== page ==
You can’t judge a book by its cover An expression that means appearances can be deceiving and one should not form an opinion based solely on external factors.
Familiarity breeds contempt A phrase that suggests people may lose respect or admiration for something or someone once they become too familiar with them.


Expression Meaning
You can have too much of a good thing This phrase implies that overindulgence in something enjoyable can lead to negative consequences.
Better safe than sorry An expression that advises caution rather than taking unnecessary risks.
Ignorance is bliss A phrase that suggests not knowing about a problem or situation can be more comfortable than being aware of it.

Cultural Insights:

The idiom “appetite comes with eating” has its roots in French cuisine and was first recorded in English in the 17th century. It reflects the idea that one must try something before they can truly appreciate it. In many cultures, sharing food is an important social activity and trying new dishes is seen as a way to broaden one’s horizons.

Practical Exercises for the Idiom “appetite comes with eating”

Get Familiar with the Idiom

Before diving into practical exercises, it’s important to have a clear understanding of what the idiom “appetite comes with eating” means. This expression suggests that you will become more interested in something as you experience it more. It can be applied to various situations, such as trying new foods or starting a new hobby.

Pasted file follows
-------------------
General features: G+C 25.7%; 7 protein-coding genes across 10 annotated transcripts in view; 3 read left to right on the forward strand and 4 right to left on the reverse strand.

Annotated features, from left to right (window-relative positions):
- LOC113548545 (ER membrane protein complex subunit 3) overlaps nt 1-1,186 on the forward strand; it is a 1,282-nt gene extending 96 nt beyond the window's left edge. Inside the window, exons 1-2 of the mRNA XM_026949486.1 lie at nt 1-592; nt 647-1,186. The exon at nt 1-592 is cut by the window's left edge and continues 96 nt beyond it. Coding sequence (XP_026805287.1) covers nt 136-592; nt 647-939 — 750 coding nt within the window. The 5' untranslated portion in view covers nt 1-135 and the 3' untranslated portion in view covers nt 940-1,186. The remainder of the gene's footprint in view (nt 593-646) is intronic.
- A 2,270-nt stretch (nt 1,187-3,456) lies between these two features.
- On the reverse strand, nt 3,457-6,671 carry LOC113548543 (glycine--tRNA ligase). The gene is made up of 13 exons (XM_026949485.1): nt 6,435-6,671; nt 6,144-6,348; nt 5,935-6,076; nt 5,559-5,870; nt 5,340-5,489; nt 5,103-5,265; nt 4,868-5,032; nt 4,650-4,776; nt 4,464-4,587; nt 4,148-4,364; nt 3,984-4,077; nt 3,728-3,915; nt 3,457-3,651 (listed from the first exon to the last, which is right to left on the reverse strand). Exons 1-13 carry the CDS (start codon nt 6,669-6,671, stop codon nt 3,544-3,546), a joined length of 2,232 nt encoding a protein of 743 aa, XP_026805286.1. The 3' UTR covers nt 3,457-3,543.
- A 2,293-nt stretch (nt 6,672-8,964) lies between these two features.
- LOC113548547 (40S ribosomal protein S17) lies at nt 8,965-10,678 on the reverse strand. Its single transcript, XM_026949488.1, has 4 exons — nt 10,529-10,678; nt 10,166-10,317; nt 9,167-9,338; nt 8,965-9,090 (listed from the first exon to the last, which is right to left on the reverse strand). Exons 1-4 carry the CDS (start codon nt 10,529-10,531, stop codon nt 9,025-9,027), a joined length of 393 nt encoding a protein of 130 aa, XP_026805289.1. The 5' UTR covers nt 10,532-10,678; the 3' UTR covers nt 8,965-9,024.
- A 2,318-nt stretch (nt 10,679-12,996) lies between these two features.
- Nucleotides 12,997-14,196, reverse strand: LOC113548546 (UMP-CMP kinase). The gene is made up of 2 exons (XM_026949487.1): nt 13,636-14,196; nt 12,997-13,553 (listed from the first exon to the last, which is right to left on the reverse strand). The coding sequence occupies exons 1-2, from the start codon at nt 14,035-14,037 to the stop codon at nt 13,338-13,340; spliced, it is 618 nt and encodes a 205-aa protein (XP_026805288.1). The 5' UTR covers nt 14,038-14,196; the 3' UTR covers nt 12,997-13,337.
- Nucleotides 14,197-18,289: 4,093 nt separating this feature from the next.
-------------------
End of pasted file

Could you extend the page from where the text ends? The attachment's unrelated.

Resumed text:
Practice Using the Idiom

To improve your understanding and use of this idiom, try incorporating it into your daily conversations and writing. Here are some examples:

“I wasn’t sure about joining the book club at first, but now I’m really enjoying it. I guess appetite really does come with eating.”

“My friend was hesitant to try sushi, but after taking a few bites she couldn’t get enough. Appetite definitely came with eating for her!”

“I know learning a new language can be challenging at first, but don’t give up! Remember that appetite comes with eating.”

Another way to practice is by creating scenarios where this idiom would apply and discussing them with friends or colleagues.

Common Mistakes to Avoid When Using the Idiom “appetite comes with eating”

When using idioms in conversation or writing, it is important to use them correctly and avoid common mistakes. The idiom “appetite comes with eating” is no exception.

Avoiding Literal Interpretation

The first mistake to avoid when using this idiom is taking it literally. This idiom does not refer to actual hunger or appetite, but rather means that you may develop a liking for something after trying it out.

Using Incorrect Context

Another mistake to avoid is using this idiom in an incorrect context. It should only be used when referring to trying new things or experiences, and not when talking about physical hunger or food consumption.

By avoiding these common mistakes, you can use the idiom “appetite comes with eating” effectively in your conversations and writing.